Spence + Lila by Bobbie Ann Mason; Love Life by Bobbie Ann Mason - review by Stephen Amidon

Stephen Amidon

No Big Deal

Spence + Lila


Chatto & Windus 176pp £11.95 order from our bookshop

Love Life


Chatto & Windus 241pp £12.95 order from our bookshop

Not much happens in Paducah, the fictional Kentucky town where most of Bobbie Ann Mason’s stories and novels are set. It is a small world in which the little things count. The tentative affair in the cheap motel, the quiet moments of nostalgia about life before the invasion of shopping malls and cable TV, the private dreams of country music stardom – Mason writes about Southerners who enjoy life’s small pleasures because those are the only ones they are going to get. Even her style, a laconic, unadorned drawl, is wilfully modest. It is a formula which has worked well for Mason, winning her awards, acclaim and movie deals.

Her latest novel, Spence + Lila, is the story of a woman who contracts breast cancer, and the effect her illness has upon her family. Lila is a farmwoman in her mid-sixties who has led a hard but happy life devoted to her husband Spence and their three children. Yet she falls ill during a long-awaited trip to Disneyland and, upon returning to Kentucky, discovers a malignancy in her breast. An emergency mastectomy is performed, followed by the discovery that further surgery is needed on arteries in her neck. As death becomes a real possibility, the family gathers around to provide support for her. Spence is particularly hard-hit, finding it almost impossible to entertain the notion of life without Lila. Her two daughters, Cat and Nancy, hover protectively over their mother, uneasy with the role change that has them now looking after her. Each member of the Culpepper clan is forced to face the harrowing possibility of the loss of the woman who has nurtured them. Yet Lila’s strength prevails, if only for the time being, allowing her both to overcome the devastating effect of the mutilating surgery and to hold her family together.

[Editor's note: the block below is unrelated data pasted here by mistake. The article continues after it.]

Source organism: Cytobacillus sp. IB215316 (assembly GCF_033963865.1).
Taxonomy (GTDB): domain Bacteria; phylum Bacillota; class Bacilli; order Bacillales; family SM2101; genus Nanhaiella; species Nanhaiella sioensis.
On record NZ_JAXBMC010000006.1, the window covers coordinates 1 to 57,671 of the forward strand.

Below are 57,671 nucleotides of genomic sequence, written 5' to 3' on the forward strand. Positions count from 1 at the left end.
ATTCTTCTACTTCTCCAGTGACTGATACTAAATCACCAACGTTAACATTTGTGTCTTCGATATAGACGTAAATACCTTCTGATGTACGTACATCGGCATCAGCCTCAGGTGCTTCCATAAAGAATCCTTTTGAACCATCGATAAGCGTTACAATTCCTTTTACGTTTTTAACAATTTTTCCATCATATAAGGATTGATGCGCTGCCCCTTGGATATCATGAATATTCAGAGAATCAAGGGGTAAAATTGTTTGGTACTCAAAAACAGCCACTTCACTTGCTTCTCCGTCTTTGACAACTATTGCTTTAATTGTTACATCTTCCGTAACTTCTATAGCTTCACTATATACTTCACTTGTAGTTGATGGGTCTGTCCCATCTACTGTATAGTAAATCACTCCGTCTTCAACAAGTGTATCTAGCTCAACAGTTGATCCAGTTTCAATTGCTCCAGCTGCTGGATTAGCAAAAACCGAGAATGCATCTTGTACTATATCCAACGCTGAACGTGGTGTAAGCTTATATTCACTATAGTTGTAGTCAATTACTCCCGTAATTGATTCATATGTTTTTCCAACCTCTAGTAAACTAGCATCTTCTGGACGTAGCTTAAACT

Spence + Lila is an awful novel, doomed by maudlin clichés, shallow characters and flat prose. Mason has tried to create a strong and simple story, yet has succeeded only in creating one whose sparseness leaves it bereft of feeling. The main problem is with her characters, especially the eponymous

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